Carole Hartmann has been in parliament since 2018 but continues to practice law
Photo: Matic Zorman/Maison Moderne
As part of our Summer like no other series, Delano and sister publication Paperjam are publishing portraits of “young leaders” who might well shape the future of the grand duchy. We begin with Carole Hartmann, a lawyer, an opposition councillor in Echternach and a member of the DP faction in parliament. since December 2018.
A member of parliament for more than a year, Carole Hartmann (DP) has taken up her new role with pragmatism. “Even without experience, I thought that I could bring something, get involved in the dossiers and make them evolve,” says the 33-year-old.
Despite being sworn in at the Chamber of Deputies following the October 2018 elections, Hartmann has continued to serve as a municipal councillor in Echternach and has also retained her position as a lawyer at Pol Urbany & Trixi Lanners.
Yet nothing predestined her to hold these three positions: her primary ambition was a career as a senior police officer. That led to her studying criminal law at the universities of Nancy and Aix-en-Provence and even taking internships in the police service. But ultimately it was her experience at the firm where she currently practises at the end of her studies that persuaded her to pursue a career as a lawyer and to work on cases mainly related to private litigation and administrative law.
It was then future prime minister, Xavier Bettel, who first suggested that she stand for the DP in the 2013 parliamentary elections. She was chosen to replace her own father, André Hartmann, who had been a DP candidate on several occasions, although had never managed to be elected to national parliament. At that time he was also a municipal councillor in Echternach, a post he held for 25 years.
“I reflected for a long time,” says Hartmann now. “I was 26 years old, I was just starting to work, but I was also getting involved in the party. So, I said yes.” Her personal results were good, but not enough: Gilles Baum claimed the seat for the DP by 39 votes. Undeterred, Hartmann remained invested in the DP and ended up on the party’s steering committee and became president of the DP’s East constituency. She stood for election again, alongside her father in the municipal elections of 2017. Both were elected to the council in Echternach, but under the rules only one family member was allowed to take a seat, and it was her father who had polled more votes. But in March 2018, André ceded his seat to his daughter.
“I have always been in line with my father and the DP. I can’t say exactly why, but that’s how it was.” That paternal loyalty even extended to sport. Her father is president of the Luxembourg table tennis federation, and Carole was good enough at the sport to get into the national team.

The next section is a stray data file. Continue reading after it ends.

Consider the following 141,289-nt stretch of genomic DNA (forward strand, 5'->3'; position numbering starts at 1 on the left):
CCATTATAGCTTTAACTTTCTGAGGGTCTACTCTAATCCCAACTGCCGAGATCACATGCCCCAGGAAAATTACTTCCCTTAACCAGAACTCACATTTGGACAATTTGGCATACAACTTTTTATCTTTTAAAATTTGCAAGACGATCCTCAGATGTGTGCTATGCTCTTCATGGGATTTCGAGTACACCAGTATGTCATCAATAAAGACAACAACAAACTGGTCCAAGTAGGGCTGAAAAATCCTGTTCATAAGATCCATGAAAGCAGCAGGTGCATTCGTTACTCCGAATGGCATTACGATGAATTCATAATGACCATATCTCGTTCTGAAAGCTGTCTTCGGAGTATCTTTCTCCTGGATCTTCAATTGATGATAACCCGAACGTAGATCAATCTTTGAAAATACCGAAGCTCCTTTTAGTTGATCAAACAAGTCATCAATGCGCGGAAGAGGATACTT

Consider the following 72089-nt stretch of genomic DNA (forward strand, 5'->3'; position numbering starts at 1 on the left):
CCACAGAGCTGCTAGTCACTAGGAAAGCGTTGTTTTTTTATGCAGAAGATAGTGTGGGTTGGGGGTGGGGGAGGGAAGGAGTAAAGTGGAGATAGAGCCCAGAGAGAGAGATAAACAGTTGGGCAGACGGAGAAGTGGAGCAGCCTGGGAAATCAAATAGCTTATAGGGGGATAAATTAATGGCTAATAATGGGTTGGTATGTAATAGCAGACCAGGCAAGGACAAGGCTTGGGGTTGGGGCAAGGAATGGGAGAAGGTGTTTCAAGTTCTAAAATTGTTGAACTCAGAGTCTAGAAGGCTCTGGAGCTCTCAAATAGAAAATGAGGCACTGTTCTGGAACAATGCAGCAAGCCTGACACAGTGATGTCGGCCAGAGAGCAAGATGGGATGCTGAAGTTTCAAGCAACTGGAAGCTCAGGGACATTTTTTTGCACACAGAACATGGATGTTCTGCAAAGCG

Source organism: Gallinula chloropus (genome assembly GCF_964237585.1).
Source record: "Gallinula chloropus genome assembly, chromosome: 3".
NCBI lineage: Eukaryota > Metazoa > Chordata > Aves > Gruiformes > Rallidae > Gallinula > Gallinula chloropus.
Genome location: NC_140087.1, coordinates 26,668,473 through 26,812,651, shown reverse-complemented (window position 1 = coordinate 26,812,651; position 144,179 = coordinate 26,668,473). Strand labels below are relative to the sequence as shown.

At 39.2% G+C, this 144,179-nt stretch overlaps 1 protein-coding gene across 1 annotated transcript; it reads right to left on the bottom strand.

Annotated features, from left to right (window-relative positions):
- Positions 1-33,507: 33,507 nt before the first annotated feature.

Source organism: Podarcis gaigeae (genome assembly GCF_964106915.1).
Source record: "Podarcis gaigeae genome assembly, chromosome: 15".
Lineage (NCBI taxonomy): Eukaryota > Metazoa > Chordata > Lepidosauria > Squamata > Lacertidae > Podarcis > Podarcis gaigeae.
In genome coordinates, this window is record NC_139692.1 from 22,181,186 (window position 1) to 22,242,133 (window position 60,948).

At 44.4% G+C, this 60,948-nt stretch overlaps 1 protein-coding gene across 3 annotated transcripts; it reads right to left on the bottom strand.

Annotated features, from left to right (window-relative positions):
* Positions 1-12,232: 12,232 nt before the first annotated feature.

Not a feminist
As well as her father, Carole Hartmann had other sources of inspiration, including women from her own party. She cites fellow DP politicians Corinne Cahen (family minister), Lydie Polfer (Luxembourg City mayor and former foreign minister), and Anne Brasseur (former Luxembourg City councillor and education minister) and Colette Flesch (former city mayor and European commissioner). “I don’t feel like a feminist,” she says. “It is unacceptable that there is inequality, but it is also not necessary to impose quotas. Other means exist. If there are differences in wages, I encourage you to take legal action,” the lawyer advises.
In the 2018 parliamentary elections, Carole Hartmann placed third on the DP list, behind Gilles Baum and Lex Delles. So even though the DP won just two seats in the East, she entered parliament when Delles was appointed to government as minister of middle and small enterprises and tourism.
After a year in the Chamber of Deputies, the young member feels that she has found her bearings. “At first, we felt a bit lost. We were getting information from here and there. We thought we needed to know everything. But within the faction, we just need to focus on key topics,” Hartmann explains.
The legal field is of course one of these key issue, “especially since there are few lawyers in the DP,” she explains. At present that means the reform of civil procedure, which is too cumbersome and too lengthy in her view, and therefore requires simplification and more transparency for litigants. She is also involved in the reform of legislation covering protection of youngsters.
But Hartmann has also taken on themes that are new for her, such as employment law--she cites issues such as working conditions, flexible working hours, new working methods, parental leave or even part-time work--and health, including sports-related issues.
If, every evening, Hartmann returns to her home in Echternach, where she still takes time to work on her duties as a municipal councillor. “I have a lot of fun with my mandates, especially at the local level,” she says. “In the opposition, you can criticize. But until you’re in the majority, you can’t know what’s really feasible. I’d like to have more responsibility at that level.”
Hartmann says she divides her workload as member of parliament and as a lawyer equally. From Tuesday to Thursday, committee days in the chamber, she serves as a member of parliament. And she spends her Mondays and Fridays, at the law firm. “Being a professional lawyer means a varied workload. Some periods are sometimes tense,” she says with a smile. “But I manage to maintain a private life.”